Welcome to the Youth Tax Justice Network!

We are a growing group of youth and students concerned with the issues of tax justice. Formed as an outcome of the 2007 World Social Forum, we work alongside the international Tax Justice Network and its sister networks. We seek to link young people into the campaign for a global financial system that enables citizen representation, sustainable fiscal policy, and more equitable societies. ttttttttttttttttttttttttttttttttttttttttttttttttttttttttttttttttttttttttt
Please explore our site-- read articles written by members from around the world, participate in our campaigns, and learn the language of tax with us. Contribute yourself or find out more by contacting us at youthtaxjustice@gmail.com. tttttttttttttttttttttttttttttttttttttttttttttttttttttttttttttttttttttttttttttttttttttttttttttttttttttttttttttttttttttttttttttttttttt

Why Campaign for Tax Justice?

Estimates of annual cross-border dirty money flows top $1 trillion. A complex web of tax havens, secret bank accounts, and hidden ownership structures strips governments of revenue and enables corruption on a massive scale. Meanwhile, around half of world trade passes through tax havens—using transfer pricing, mispricing, and fake transactions, corporations evade taxes and keep value in the hands of a tiny elite.
The structures which support capital flight, profit-shifting, and tax evasion provide the supply-side of corruption. They provide the means for leaders to take control of the resources of their country and shift them out of the reach of the wider population. They allow networks of criminals and terrorists to threaten global peace and security. They permit multinational corporations to fleece their shareholders and employees. The current structures of offshore finance and the inadequate policing of dirty money mean “only the little people pay taxes,” while the profits of large corporations, corrupt elites, and criminals accrue safely hidden away in secret bank accounts.
Indeed, despite the high-profile rhetoric about the importance of development aid, the fact is that there is a net capital flow from poor countries to rich countries—and not the other way around. While aid flows to poor countries in recent years have averaged around $100 billion annually, five times that amount flows out of developing and transitional economies every year.

Thursday, April 5, 2007

Why have a Youth and Student Network?

What can we bring as students?

Students often lie at the nexus of research and activism due to the fact that institutions of higher education can provide both the academic setting for learning as well as a community that facilitates the formation of discussion networks, activist groups, and other societies and clubs. Including students as part of the wider TJN benefits the global movement in several ways:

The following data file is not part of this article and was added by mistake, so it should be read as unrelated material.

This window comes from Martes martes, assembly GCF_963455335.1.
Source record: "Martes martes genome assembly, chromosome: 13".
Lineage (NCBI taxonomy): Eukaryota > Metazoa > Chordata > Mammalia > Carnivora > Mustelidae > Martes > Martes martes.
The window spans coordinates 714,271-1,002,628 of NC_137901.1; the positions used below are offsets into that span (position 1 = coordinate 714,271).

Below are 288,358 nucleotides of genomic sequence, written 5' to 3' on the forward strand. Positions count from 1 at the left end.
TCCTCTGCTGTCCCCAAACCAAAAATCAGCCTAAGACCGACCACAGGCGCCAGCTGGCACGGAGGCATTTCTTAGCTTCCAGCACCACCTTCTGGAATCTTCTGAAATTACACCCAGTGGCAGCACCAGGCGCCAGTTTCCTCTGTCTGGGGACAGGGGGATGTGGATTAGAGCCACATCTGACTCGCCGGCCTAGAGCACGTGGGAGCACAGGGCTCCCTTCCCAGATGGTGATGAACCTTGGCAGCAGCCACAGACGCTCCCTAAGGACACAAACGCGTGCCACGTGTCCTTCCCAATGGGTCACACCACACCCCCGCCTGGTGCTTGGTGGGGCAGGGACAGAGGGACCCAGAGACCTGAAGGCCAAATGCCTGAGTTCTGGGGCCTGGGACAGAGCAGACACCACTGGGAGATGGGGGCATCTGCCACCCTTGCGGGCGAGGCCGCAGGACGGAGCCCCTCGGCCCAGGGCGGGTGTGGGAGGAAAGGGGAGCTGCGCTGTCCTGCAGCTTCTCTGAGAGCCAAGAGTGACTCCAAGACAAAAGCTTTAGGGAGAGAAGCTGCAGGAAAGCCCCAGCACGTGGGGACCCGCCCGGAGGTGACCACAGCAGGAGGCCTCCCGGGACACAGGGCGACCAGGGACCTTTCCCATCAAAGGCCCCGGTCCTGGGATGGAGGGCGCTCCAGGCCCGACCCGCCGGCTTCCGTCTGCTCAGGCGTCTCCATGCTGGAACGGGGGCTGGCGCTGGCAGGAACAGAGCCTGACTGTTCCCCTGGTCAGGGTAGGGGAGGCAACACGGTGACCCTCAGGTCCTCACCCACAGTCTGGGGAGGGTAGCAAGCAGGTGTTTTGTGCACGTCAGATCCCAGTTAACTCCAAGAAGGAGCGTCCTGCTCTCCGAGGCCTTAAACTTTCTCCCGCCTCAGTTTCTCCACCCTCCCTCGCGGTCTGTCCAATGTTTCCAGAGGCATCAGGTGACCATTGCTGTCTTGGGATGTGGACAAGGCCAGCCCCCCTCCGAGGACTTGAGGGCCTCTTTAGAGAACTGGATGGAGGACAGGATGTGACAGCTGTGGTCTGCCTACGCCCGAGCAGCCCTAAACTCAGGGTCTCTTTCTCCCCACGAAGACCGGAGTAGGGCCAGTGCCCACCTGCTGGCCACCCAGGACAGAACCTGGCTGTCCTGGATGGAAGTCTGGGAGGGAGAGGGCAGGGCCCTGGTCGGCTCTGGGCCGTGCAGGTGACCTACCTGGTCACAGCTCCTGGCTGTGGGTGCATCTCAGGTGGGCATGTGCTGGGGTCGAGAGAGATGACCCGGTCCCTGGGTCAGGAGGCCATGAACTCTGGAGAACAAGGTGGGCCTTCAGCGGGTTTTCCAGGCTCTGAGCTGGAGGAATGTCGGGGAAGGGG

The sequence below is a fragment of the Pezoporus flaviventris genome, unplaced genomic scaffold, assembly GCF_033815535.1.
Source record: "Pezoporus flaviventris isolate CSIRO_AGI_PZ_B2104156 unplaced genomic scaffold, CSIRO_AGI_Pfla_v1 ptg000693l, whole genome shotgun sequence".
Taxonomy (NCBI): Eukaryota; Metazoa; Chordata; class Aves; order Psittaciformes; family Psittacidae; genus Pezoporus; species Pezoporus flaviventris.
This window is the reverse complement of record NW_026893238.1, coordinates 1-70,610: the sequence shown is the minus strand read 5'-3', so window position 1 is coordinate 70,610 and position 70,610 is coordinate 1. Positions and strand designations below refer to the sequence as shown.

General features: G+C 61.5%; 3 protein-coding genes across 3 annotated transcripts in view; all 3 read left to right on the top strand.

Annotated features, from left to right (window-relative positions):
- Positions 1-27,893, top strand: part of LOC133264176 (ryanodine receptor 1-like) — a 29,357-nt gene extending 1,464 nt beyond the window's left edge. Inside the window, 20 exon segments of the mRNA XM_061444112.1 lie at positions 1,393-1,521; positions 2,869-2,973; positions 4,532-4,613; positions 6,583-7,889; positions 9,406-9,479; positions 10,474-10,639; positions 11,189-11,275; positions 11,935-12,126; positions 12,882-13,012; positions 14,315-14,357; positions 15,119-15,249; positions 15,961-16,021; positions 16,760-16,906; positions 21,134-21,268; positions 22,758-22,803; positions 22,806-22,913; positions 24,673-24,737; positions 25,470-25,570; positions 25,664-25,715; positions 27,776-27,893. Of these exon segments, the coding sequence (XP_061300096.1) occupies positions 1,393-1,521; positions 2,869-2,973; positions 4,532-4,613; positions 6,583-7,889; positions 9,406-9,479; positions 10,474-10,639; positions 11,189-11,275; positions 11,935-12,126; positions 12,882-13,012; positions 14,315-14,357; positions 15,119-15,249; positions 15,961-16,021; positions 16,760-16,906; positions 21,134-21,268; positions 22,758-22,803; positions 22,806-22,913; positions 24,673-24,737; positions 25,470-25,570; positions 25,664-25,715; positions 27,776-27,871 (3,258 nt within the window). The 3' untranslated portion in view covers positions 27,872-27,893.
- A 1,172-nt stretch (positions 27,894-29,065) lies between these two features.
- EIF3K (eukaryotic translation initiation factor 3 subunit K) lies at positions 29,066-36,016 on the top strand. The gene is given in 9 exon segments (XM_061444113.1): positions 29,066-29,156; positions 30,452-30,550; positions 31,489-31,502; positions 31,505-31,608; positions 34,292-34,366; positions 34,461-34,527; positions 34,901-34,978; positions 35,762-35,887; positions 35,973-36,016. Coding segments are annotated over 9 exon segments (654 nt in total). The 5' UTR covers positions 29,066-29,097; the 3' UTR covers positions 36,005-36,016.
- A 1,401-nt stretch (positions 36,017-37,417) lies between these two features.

1. Students are frequently looking for new areas to research—TJN focuses on building the field of knowledge in issues connected to tax and the supply side of corruption and would benefit from new researchers.
  2. After university, many students will work in industries such as banking and finance, the civil service, NGOs, and so on. If they have already had the chance to hear about tax justice issues, this has the potential to affect either their career choice or their impact on their chosen field.
  3. Student groups often have strong campaign experience and can help to build public awareness of issues such as the need to change global perceptions of corruption.

What about other young people?

The spirit of a civil society network is such that people bring the skills and knowledge they have to stand in solidarity with others. All young people are welcome to learn from and with the network, contribute to its debates and research projects, and discuss with others how to advance its objectives.

Why a network specifically for students and youth?

Student and youth campaigning requires materials designed for university and other youth-specific settings. There is a need for complex research materials, of course, but in addition, the network needs materials that give students and other young people an entry into the subject.

Besides the importance of students working on TJN issues, connecting students internationally builds solidarity and opens channels of communication that often do not exist. When students discuss issues through a network they have built and developed, it creates increased global awareness and exchange. A major priority for the network is to connect students from different regions, across linguistic, cultural, and other barriers, which often cause other social and youth movements to exist in isolation from one another.

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